CFP: The Early Modern Present RSA 2012, March 22-24 in Washington, D.C. / abstract deadline 6/4/2011 | cfp.english.upenn.edu

by Jessica C. Murphy

The rise of the Tea Party in the US is a daily reminder that the battle over the past has very real stakes in the here and now. Turn on Fox News or am radio, and you’re bound to learn that the founding fathers were all anti-government and pro-business or that the first American colonies failed because they were doomed as socialist experiments. This RSA conference panel seeks papers that consider the way modern political debates mobilize early modern thinkers, artists, and subjects — Machiavelli, Shakespeare, Milton, and countless others — for present purposes in the US or elsewhere. How is our period of study being re-narrated towards particular ends? What is our role, as academics, in responding to sloppy historicism, ideological distortion, and mythologies of the past? Is presentism unavoidable? Is it patently bankrupt or, on the contrary, a method we ought to embrace? In our classrooms, we often work to make early modern content relevant to our students’ worlds, drawing connections between the works we study and the societies and beliefs they find familiar and important. Papers, then, might also explore the continued relevance of early modern culture and history to 21st-century reality. Send paper titles, abstracts 200-250 words, university affiliation, and contact information to Sarah Hogan, sarah.a.hogan@drake.edu, by June 4th. Please use the subject title “RSA paper” in your email.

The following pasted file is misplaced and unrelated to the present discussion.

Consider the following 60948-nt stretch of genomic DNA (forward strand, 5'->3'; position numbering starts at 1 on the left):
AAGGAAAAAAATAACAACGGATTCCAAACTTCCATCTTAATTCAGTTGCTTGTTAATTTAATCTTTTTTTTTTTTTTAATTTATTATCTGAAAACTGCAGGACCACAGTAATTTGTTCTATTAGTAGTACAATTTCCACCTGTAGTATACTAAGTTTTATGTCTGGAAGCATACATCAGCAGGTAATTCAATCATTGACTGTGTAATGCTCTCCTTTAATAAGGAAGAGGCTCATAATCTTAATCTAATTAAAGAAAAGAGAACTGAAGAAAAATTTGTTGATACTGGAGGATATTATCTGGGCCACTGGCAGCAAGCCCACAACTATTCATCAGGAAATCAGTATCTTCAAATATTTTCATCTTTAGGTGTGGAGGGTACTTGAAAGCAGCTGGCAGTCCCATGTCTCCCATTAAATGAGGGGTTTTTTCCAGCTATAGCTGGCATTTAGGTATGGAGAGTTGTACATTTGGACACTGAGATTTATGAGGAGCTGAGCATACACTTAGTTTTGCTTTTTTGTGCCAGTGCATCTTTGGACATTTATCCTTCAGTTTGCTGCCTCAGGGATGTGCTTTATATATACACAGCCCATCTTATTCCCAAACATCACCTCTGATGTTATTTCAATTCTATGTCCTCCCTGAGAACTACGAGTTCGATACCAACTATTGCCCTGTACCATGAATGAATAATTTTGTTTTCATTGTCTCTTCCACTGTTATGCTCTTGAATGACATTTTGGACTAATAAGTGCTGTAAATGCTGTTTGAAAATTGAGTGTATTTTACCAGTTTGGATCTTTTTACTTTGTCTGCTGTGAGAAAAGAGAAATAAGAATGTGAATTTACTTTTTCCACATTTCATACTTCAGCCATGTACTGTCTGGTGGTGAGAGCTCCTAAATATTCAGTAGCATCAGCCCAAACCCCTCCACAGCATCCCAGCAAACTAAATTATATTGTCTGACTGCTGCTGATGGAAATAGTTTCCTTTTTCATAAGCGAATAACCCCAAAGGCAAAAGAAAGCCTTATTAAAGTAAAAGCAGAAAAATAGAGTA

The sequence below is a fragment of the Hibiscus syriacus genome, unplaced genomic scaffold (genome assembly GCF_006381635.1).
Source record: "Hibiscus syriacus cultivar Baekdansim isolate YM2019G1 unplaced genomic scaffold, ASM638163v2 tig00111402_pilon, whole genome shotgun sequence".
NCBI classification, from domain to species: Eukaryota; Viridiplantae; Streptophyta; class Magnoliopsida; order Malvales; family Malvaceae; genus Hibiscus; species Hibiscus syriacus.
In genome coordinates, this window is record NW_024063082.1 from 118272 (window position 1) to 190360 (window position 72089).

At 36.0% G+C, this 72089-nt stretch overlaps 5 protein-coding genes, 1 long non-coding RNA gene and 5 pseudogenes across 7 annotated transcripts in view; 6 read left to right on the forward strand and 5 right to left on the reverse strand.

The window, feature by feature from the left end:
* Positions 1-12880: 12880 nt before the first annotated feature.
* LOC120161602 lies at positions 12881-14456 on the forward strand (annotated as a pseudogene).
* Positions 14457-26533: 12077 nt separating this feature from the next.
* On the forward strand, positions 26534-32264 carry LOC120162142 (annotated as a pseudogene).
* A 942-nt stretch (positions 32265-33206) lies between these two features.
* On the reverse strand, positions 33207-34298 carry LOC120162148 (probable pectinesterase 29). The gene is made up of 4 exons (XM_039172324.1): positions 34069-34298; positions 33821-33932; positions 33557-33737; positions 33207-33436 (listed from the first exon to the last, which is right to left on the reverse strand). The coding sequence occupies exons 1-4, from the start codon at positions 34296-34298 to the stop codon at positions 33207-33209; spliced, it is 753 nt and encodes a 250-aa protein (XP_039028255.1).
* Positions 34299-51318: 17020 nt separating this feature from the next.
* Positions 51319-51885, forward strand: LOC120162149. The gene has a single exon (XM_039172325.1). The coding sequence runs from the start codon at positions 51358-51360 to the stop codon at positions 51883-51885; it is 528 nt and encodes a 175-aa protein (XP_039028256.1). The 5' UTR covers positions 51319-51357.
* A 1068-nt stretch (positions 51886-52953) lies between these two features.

via The Early Modern Present RSA 2012, March 22-24 in Washington, D.C. / abstract deadline 6/4/2011 | cfp.english.upenn.edu.

Advertisements